Fritz 14 CD. On the CD is the 32-bit version of Fritz and a set of software drivers that allow the DGT board to interface with the program.

USB cable. This connects the DGT Smartboard to a USB port or hub. This is also what powers the Smartboard. The cable is roughly 6 feet long which should be enough to route it through a desk or whatever computer setup you have.

Serial cable. This is used to connect the board to a DGT Pi chess computer (sold separately) where you can play against various chess engines. You can have two people play a series of games (e.g. a blitz session) on the DGT Smartboard and have their moves and times recorded into memory.

DGT Smartboard setup

The instruction manual is eight pages and is about a five minute read. The setup takes less time than that. Simply connect one end of the USB cable to the board and the other to a USB port on your computer or hub as the case may be.

To play against Fritz 14, you will need to install the Rabbit Plugin which is software located on the CD. Once installed, Fritz will recognize the DGT Smartboard and you are ready to begin playing.

Playing on Chess.com and Lichess.org

The configuration for both of these servers is pretty much the same. First, you will need to download and install the free program LiveChess from the DGT website. Note: This program must be running before you can begin to play on either site.

Playing on chess.com is the easiest. First, launch the LiveChess program and logon to Chess.com as you normally do. If you would like to hear a voice announcing moves (recommended), you should install the Chrome plug-in for Chess.com located here. The navigate to Settings | All Settings | Beta and click Join Beta. Now you are ready to roll. Click Play | Live Chess. On the top right hand corner of the chessboard is a gear icon. Click it and scroll down the menu to and check the box where it says DGT board. That’s it. You are now ready to play chess from your DGT Smartboard.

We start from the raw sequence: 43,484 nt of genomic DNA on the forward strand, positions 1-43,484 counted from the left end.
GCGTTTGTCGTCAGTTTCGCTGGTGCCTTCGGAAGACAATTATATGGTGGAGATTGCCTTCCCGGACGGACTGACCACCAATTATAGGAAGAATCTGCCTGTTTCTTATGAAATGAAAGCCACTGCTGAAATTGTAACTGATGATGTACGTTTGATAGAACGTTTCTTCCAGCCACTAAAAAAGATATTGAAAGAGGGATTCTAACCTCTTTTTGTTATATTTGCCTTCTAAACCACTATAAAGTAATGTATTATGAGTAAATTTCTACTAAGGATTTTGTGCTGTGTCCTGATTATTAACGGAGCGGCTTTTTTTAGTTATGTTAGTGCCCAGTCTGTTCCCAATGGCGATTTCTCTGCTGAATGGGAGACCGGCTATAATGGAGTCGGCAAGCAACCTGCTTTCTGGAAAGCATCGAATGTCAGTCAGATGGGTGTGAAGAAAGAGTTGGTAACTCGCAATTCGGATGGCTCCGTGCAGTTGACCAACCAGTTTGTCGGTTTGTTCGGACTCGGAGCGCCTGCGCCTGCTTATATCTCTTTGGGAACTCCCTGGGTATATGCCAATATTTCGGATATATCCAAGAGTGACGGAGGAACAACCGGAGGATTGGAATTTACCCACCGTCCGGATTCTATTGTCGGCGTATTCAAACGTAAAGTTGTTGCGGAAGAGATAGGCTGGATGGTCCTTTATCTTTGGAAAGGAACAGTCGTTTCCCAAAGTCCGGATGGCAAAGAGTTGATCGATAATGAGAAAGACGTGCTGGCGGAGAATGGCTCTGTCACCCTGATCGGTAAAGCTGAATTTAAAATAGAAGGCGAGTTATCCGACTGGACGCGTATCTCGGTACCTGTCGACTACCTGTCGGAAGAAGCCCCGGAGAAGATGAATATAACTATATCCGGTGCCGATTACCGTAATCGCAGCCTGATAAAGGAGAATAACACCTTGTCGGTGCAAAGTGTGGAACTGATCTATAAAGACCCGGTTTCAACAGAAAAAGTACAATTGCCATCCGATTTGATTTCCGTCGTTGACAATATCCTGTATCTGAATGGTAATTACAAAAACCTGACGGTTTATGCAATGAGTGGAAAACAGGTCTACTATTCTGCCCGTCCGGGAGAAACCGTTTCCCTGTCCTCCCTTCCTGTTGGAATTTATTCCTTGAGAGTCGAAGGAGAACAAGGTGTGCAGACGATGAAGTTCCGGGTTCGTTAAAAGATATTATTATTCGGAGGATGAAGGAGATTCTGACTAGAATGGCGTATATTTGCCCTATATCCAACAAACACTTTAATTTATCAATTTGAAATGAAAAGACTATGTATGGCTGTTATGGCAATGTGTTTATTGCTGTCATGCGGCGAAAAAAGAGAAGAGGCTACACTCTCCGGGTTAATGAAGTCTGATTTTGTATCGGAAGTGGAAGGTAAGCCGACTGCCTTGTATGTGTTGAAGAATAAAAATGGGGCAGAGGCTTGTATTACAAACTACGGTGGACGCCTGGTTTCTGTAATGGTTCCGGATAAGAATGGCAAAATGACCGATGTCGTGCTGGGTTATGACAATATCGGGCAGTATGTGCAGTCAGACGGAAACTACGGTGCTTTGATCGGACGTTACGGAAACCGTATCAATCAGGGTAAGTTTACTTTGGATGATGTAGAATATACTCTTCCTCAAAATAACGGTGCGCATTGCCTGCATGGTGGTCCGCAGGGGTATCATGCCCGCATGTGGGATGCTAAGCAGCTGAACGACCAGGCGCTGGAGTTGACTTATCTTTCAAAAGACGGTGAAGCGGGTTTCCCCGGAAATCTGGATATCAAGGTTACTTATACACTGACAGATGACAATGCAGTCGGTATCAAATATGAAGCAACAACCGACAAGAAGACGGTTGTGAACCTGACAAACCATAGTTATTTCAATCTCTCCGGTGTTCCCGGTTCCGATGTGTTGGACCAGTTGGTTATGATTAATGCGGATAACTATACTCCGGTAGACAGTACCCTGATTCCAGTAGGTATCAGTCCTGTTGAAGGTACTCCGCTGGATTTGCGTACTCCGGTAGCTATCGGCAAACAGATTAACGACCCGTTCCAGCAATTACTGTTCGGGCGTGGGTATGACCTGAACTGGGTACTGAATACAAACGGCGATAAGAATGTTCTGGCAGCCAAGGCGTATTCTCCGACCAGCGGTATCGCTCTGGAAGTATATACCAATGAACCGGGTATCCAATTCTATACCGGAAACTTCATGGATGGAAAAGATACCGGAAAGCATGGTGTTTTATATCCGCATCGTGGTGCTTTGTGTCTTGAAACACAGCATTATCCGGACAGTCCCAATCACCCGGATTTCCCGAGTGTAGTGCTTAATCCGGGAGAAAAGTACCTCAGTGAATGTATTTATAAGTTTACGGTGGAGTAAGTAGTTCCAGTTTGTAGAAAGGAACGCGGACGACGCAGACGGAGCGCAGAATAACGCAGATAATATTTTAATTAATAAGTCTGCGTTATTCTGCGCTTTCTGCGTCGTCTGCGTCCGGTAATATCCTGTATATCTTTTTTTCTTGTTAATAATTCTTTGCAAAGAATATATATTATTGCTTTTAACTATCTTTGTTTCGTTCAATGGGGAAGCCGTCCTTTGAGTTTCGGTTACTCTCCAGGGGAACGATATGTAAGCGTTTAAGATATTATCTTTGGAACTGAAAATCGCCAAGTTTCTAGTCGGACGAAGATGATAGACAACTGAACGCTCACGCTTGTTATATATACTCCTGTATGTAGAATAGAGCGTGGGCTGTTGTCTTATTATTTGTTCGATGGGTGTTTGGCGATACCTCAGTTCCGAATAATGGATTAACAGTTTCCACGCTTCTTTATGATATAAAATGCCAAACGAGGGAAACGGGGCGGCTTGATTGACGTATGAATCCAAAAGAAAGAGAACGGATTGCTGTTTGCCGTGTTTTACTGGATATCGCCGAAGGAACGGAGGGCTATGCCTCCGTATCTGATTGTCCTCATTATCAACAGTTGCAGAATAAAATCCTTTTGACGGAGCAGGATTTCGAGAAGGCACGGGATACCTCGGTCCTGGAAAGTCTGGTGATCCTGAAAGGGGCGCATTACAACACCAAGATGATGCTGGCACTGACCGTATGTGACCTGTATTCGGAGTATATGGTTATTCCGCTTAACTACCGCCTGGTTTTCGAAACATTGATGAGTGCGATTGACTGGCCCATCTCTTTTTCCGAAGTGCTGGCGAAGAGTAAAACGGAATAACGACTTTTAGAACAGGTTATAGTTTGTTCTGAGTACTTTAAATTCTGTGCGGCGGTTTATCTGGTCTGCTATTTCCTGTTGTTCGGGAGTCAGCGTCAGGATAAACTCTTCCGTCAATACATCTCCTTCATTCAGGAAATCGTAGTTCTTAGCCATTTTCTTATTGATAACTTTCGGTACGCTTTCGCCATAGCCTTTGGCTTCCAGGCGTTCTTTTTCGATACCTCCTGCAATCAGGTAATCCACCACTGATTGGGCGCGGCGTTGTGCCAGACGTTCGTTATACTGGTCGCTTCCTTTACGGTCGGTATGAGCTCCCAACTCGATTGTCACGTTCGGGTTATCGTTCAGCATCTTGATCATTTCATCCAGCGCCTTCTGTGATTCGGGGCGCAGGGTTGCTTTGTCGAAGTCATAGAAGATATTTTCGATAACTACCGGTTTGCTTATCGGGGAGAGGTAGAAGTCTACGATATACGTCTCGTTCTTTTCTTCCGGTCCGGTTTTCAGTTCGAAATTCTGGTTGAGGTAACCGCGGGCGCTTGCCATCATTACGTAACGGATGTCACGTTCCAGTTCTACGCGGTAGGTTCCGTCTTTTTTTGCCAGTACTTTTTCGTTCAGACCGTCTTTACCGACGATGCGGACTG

For a more detailed walkthrough of this process, please watch this video from the Chess House. I have embedded below.

Playing on Lichess is a bit different. After you install LiveChess, logon to your Lichess account. Hover over the Play menu and click DGT Board. Your screen should look something like this:

DGT Smartboard integration on Lichess
The Play window on Lichess must remain open the entire time you plan on using the DGT board.

This window must be left open. It can be minimized but not closed. Now, here comes the tricky part. You will need to open a separate tab in your browser and login to Lichess with the same account as before. You are now ready to play chess on the DGT Smartboard.

There are no LED lights on the DGT Smartboard. This is confusing to some people who expect to see lighted squares telling them where to move their opponent’s piece. Remember, the Smartboard is an entry-level device and for the purposes of cost, LED lights were not included.

DGT Smartboard playing experience

I really enjoy using this product. I’ve been playing more classical time control games since I received it and I have no plans to stop anytime soon. Here are some notes I took during my play: